I'm not here to make apologies for exploitation of anyone, but rather for people who tend to over-simplify and see a 2-dimesional picture to think in 3-dimensions.

          But I agree that the process takes time, and what Chang expresses in her talk, was perhaps best expressed in the ending of her book quoted in the NYT review:

          “If it was an ugly world,” Chang concludes, “at least it was their own.”
          I would add to that these photos of Foxconn workers taken by Tomasso Bonaventura (scroll to the right) and young Indian and Chinese 99%ers By Adrian Fisk in his series iSpeak India and iSpeak China, giving them a voice beyond the stereotypes.

          What about my Daughter's future?

          by koNko on Sun Sep 23, 2012 at 08:25:36 AM PDT

          [ Parent ]

    •  It's not so much trade as workers rights (4+ / 0-)

      Making workers rights universal is hard.  We can barely keep our own rights to safe working conditions here.  But, we must continue to try pressing to make safe working conditions a universal right.

      "The real wealth of a nation consists of the contributions of its people and nature." -- Rianne Eisler

      by noofsh on Sat Sep 22, 2012 at 02:05:26 PM PDT

      [ Parent ]

  •  My job went to India... (20+ / 0-)

    In the 80's and 90's, I made over $50,000 a year as a word processing operator in a large investment bank.  The large presentation center I worked in employed at least 15 operators and proof readers each on four different shifts. We worked on pitch books that bought in billions of dollars of business. But just like what happened to our manufacturing industry, once Wall Street big shots learned they could pay less money to oversea workers, these middle class job rapidly disappeared and are all but gone except in a few places.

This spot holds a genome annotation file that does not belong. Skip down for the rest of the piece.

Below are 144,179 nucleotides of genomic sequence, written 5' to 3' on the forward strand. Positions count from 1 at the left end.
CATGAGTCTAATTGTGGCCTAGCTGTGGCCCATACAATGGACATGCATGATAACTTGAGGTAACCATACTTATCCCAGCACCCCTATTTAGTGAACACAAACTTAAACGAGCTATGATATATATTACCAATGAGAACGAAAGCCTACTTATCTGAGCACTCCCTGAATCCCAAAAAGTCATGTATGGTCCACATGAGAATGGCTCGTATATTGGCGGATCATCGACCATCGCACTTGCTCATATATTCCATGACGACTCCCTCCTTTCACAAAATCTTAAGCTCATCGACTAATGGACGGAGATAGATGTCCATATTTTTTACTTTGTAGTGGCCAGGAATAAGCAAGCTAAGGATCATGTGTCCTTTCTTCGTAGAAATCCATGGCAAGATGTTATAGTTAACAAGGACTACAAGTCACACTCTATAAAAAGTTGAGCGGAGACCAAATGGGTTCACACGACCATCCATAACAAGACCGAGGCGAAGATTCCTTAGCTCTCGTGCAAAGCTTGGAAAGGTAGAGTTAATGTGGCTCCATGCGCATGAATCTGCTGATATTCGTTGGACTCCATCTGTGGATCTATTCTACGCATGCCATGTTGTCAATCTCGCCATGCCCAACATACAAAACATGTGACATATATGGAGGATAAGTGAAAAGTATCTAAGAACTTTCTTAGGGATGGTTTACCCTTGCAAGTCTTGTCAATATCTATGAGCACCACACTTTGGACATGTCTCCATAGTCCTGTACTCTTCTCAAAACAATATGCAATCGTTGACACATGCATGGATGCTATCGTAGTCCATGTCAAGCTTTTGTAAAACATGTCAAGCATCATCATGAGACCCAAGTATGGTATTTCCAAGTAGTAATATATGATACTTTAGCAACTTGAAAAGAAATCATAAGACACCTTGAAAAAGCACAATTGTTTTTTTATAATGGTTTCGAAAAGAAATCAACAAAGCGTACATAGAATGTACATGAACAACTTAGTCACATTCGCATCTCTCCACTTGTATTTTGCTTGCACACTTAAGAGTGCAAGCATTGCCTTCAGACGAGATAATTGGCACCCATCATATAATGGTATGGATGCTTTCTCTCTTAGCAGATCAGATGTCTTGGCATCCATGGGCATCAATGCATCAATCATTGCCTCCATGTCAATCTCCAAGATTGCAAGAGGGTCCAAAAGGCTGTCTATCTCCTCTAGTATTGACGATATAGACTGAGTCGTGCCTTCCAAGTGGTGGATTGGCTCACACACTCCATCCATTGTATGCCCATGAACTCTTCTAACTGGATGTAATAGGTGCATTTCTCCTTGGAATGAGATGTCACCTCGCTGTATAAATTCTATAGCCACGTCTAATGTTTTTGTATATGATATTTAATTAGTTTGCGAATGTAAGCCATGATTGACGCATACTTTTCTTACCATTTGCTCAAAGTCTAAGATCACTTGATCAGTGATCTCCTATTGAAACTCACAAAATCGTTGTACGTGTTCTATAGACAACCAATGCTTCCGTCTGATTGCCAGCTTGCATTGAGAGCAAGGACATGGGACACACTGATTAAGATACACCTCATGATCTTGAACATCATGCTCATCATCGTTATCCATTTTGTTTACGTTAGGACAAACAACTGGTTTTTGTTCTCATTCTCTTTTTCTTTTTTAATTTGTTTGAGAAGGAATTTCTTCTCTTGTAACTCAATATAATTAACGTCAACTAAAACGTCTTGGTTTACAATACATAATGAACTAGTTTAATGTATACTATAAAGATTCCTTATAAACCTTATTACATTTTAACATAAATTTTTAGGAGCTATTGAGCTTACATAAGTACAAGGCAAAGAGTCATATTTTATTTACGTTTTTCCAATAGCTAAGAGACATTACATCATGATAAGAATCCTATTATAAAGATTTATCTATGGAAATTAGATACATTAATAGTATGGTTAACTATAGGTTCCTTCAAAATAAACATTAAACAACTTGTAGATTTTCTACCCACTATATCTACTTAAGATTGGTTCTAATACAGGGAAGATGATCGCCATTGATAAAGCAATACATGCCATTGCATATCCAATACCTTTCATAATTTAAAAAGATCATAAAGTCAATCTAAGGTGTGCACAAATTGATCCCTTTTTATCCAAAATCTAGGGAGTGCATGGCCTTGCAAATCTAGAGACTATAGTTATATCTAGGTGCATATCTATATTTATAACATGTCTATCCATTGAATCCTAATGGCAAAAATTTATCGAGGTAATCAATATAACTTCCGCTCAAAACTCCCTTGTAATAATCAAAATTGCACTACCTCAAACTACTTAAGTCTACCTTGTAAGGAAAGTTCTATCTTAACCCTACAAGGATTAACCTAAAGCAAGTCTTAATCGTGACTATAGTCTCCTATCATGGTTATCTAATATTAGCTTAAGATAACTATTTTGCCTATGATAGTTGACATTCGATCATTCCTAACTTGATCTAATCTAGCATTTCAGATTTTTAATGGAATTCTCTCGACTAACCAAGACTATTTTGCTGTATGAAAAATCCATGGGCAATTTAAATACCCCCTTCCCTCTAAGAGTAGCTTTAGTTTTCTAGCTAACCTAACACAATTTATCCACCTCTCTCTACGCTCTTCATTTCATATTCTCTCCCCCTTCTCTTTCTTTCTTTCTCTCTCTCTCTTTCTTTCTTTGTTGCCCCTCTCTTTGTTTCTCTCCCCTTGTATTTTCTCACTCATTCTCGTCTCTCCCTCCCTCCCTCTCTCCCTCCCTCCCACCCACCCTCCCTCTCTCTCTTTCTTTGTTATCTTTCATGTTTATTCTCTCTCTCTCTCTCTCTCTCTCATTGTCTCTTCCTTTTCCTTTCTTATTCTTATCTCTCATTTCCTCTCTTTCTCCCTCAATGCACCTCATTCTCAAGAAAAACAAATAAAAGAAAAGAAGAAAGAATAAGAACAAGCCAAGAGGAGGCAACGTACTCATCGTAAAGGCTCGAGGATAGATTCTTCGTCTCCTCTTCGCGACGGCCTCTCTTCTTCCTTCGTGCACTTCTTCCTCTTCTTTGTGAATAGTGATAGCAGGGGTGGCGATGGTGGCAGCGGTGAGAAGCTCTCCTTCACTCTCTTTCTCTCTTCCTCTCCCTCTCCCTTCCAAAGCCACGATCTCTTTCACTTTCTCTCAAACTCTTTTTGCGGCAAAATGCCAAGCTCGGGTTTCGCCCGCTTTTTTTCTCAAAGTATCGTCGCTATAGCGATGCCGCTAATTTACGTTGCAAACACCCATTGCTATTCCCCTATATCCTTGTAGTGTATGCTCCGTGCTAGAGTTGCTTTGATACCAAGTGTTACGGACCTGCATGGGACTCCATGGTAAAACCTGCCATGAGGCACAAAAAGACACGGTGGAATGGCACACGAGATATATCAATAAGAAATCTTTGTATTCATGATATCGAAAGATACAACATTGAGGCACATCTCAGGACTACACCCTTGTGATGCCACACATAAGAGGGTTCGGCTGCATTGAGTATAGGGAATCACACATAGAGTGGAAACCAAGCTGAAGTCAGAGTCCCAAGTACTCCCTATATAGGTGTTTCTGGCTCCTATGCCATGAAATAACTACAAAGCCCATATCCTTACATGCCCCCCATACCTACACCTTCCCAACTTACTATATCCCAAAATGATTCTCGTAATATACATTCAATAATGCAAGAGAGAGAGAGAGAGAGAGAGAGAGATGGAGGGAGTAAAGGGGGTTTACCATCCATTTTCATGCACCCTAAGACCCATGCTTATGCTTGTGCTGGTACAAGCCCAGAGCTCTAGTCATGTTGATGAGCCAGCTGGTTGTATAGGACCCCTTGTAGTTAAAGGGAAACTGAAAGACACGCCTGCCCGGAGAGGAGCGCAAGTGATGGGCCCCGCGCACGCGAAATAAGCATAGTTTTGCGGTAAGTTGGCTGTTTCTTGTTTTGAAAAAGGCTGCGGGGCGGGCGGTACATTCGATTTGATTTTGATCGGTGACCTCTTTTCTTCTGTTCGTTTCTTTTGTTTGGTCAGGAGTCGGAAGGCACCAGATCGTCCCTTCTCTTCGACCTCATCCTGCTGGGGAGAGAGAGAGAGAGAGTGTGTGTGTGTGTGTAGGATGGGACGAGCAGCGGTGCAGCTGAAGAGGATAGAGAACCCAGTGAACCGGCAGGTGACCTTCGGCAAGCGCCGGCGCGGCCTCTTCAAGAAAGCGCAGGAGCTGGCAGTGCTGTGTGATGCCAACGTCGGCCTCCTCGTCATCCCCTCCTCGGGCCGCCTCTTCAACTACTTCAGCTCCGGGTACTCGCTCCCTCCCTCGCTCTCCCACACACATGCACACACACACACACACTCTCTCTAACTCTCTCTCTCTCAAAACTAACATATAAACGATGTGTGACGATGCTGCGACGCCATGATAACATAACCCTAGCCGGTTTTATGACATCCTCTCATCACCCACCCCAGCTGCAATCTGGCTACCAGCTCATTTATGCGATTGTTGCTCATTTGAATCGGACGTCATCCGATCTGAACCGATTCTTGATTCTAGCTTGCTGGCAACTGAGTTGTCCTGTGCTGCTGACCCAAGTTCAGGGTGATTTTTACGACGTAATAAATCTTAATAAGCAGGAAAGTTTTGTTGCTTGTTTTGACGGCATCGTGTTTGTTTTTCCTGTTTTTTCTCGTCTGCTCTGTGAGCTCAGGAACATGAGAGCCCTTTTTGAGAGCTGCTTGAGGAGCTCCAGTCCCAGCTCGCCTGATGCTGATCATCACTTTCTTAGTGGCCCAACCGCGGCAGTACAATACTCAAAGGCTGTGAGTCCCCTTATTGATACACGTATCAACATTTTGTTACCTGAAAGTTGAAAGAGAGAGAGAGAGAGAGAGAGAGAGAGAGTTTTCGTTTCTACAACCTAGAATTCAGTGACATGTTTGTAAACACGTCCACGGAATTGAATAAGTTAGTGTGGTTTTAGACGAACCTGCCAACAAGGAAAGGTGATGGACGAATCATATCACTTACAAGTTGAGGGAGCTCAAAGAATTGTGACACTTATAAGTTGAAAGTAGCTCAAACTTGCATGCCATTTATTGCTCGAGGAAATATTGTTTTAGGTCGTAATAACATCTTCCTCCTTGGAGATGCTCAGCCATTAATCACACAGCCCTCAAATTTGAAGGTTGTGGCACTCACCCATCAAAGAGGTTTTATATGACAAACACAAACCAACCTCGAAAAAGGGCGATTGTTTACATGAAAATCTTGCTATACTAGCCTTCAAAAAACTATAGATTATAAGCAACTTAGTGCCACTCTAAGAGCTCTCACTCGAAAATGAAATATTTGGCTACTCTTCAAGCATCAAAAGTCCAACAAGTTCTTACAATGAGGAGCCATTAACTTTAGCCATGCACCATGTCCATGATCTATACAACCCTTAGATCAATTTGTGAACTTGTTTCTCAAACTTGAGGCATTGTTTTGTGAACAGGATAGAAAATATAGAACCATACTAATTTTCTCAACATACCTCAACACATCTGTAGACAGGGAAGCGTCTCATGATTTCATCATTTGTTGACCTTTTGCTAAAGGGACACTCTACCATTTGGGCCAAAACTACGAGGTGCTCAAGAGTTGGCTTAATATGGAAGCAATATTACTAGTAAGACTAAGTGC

I helped train my Indian counterparts who eventually got my job. The turnover rate in the Indian office are over 60% because of the stress from the working conditions. My former Indian co-workers take a lot of abuse from their American counterparts.  The pay is low even by Indian standards and there is no job security because workers in these countries are easily replaced on short notice.

    At some point, this level of outsourcing and corporate greed has to stop. But where and when?

    •  Making people train their replacement is salt (1+ / 0-)
      Recommended by:
      Only Needs a Beat

      in the wound, and training an "offshore" replacement has got to be a level worse than that.

      I worked recently in an office where half the workers were Indians, and we had daily teleconferences with the teams in India, who came in late and stayed late to make up for the 11.5-hour time difference. It was frustrating as all get-out for me to get help; having a 2-hour window in which to talk to someone in India live, plus the language barrier, plus the joys of long-distance communication. One time, I sat with telephone mashed to my ear for 45 minutes, straining to understand what the woman in India was saying. Not only that, we had no in-house expert (it was unfamiliar technology to me and googling for examples was itself an exercise in frustration, as the engine found example after example that were either ridiculously complex or had nothing whatever to do with what I needed). "We had one, but she had to go home," I was told...and not to Muskegon, I suspect. If I didn't have a clearance, I'd have lost my job to "offshoring" long ago.